The state insurance commissioner issued the following statement July 31, 2012:
California Insurance Commissioner Dave Jones announced that approximately 1.9 million Californians will receive health insurance premium rebates by Aug. 1. Californians will receive a total of $73.9 million in premium rebates from their health insurers. For those policyholders entitled to a rebate, the average refund or credit totals $65 per family. The rebates are the result of a provision of the Affordable Care Act (ACA) requiring health insurers in the individual and small-group markets to have a Medical Loss Ratio of 80 percent or higher. For the large-group market (51 or more employees), the Medical Loss Ratio requirement in the ACA is 85 percent or higher.
Rebate breakdown by health insurers regulated by the California Department of Insurance:
- Blue Shield of California Life & Health Insurance: $10.8 million rebate to policyholders in the individual market; approximately 239,595 subscribers impacted; $45.15 average rebate per subscriber;
- Kaiser Permanente Insurance: $277,034 rebate to policyholders in the individual market; approximately 21,823 subscribers impacted; $12.69 average rebate per subscriber;
- Connecticut General Life Insurance (CIGNA): $3.4 million rebate to employers in the large-group market; approximately 89,575 subscribers impacted; $37.70 average rebate per subscriber;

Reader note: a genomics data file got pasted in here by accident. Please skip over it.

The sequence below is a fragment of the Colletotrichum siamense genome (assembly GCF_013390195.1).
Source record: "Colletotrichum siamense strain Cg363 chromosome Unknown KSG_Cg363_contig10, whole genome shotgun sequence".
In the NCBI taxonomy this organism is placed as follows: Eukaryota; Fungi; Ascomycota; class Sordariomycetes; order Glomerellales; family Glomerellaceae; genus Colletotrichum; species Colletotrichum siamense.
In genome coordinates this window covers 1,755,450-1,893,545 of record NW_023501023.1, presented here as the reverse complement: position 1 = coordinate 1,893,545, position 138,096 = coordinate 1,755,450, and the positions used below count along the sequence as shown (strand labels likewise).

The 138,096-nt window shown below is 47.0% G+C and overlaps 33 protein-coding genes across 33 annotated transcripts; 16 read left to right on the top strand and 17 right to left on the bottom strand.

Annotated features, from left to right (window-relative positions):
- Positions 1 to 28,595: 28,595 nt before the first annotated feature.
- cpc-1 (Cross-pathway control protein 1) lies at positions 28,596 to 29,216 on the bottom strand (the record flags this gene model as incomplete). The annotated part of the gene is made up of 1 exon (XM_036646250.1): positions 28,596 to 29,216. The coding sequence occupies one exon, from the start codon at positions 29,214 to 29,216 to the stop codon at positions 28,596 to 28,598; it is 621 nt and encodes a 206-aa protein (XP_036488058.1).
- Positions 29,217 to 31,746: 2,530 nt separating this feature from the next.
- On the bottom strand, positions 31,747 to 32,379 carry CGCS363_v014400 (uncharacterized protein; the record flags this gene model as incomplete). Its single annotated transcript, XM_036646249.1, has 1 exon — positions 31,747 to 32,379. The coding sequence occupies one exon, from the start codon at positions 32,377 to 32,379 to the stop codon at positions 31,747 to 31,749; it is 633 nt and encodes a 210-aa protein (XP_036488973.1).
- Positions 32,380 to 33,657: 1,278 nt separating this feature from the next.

- Anthem Blue Cross Life and Health Insurance: $1.3 million rebate to policyholders in the individual market; approximately 407,429 subscribers impacted; $3.16 average rebate per subscriber;
- Aetna Life Insurance: $3.4 million rebate to employers in the large group market; approximately 84,428 subscribers impacted; $40.50 average rebate per subscriber;
- PacifiCare Life and Health Insurance: $789,615 rebate to employers in the large-group market; approximately 63,600 subscribers impacted; $12.42 average rebate per subscriber.
The California Department of Insurance is also in the process of conducting an audit of the largest six health insurers in California, as well as some smaller insurers to verify the accuracy of the data they provided about medical expenses, administrative costs and profits. “We will continue to take any and all necessary steps to ensure that health insurers are complying with the law,” Jones said. “The Department of Insurance is auditing the health insurers to make sure that consumers who are entitled to rebates receive the full amount they are owed.”